After that first address to God as Father, come the petitions, the asking. As I said last week, that is the root of all prayer. We can say other things in prayer and that’s fine. Perhaps you’ve been taught to pray the “ACTS” formula, “adoration, confession, thanksgiving and supplication,” with asking, supplication left until the very end. But asking is the key. It’s obvious confession is only a prelude to asking for forgiveness. And how can you thank God for anything if you haven’t asked Him for anything? Even adoration is the kind of request we see first of all in the Lord’s prayer, “hallowed be thy name.”

         To adore God, to worship Him is still a request, a way to acknowledge our need for Him. We ask God to “hallow” His name, to make His name holy and sacred among us. Adoration of God is like adoration of your spouse. We do it partly in acknowledgement that we want and need that person to be as he or she is, to be beautiful and faithful and loving. When we adore God we are still asking, expressing our need for God to be what we praise Him for, powerful, merciful, good.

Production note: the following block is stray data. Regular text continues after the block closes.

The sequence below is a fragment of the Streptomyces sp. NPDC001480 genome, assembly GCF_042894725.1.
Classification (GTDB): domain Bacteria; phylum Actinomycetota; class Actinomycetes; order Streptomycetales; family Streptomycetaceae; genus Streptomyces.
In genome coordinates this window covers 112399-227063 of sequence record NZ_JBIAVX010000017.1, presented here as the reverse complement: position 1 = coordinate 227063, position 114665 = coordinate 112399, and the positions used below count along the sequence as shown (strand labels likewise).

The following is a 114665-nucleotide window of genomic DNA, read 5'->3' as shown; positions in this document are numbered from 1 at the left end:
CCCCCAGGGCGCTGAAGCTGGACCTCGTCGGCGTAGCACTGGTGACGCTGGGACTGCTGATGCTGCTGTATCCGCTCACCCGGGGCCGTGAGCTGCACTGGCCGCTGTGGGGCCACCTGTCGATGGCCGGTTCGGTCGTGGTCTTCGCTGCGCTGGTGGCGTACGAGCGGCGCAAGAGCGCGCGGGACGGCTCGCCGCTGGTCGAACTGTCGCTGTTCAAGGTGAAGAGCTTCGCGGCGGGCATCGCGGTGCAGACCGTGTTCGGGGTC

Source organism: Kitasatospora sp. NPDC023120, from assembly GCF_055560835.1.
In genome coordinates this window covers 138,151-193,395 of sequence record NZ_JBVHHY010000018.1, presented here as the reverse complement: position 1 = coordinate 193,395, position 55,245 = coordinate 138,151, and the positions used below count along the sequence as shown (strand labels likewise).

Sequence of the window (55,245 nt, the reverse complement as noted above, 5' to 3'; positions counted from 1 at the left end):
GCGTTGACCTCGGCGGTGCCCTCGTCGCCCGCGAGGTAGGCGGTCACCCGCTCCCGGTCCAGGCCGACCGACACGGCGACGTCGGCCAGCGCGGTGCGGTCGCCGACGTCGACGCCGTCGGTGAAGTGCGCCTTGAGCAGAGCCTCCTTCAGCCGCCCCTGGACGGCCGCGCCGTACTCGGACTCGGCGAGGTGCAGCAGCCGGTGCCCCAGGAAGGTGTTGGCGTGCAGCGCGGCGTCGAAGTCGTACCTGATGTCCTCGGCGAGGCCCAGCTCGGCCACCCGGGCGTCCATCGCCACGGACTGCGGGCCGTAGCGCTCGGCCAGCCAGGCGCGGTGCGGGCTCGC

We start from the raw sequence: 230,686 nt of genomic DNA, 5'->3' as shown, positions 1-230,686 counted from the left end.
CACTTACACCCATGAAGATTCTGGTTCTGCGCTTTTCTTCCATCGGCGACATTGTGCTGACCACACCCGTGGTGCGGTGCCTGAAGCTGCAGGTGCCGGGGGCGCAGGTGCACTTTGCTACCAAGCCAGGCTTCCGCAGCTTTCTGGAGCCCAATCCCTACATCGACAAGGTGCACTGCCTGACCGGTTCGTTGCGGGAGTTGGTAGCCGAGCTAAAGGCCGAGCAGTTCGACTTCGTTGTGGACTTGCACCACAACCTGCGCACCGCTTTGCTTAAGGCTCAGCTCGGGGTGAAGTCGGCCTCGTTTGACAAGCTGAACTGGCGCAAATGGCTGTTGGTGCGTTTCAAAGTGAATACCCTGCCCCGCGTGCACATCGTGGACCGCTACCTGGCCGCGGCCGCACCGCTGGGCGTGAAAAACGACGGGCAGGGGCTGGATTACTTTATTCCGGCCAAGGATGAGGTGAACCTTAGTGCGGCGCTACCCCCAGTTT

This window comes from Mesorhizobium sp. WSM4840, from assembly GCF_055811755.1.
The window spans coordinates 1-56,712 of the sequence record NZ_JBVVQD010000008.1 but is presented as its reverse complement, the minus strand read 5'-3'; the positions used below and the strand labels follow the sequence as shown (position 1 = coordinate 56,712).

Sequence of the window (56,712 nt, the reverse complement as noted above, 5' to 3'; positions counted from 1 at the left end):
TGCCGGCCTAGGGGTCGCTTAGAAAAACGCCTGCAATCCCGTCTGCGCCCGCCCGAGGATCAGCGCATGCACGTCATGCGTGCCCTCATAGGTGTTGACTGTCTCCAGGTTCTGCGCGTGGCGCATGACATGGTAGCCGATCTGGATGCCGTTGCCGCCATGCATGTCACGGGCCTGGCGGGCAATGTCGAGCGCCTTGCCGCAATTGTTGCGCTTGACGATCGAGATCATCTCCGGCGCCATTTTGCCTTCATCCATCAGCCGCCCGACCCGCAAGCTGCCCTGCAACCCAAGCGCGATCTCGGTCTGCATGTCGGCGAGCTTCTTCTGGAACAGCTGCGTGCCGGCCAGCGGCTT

The Lord’s Prayer is one big ask, it’s all petition, requests made to God. You can divide these into two sorts, two kinds of requests. There are three “thy petitions” and three “us petitions.” We put God’s desires and purposes before our own desires and purposes. So the first requests out of our lips are not for what we need or want, whether it’s food or forgiveness, but for what God wants. That’s why this prayer begins, “hallowed be thy name, thy kingdom come, thy will be done on earth as it is in heaven.”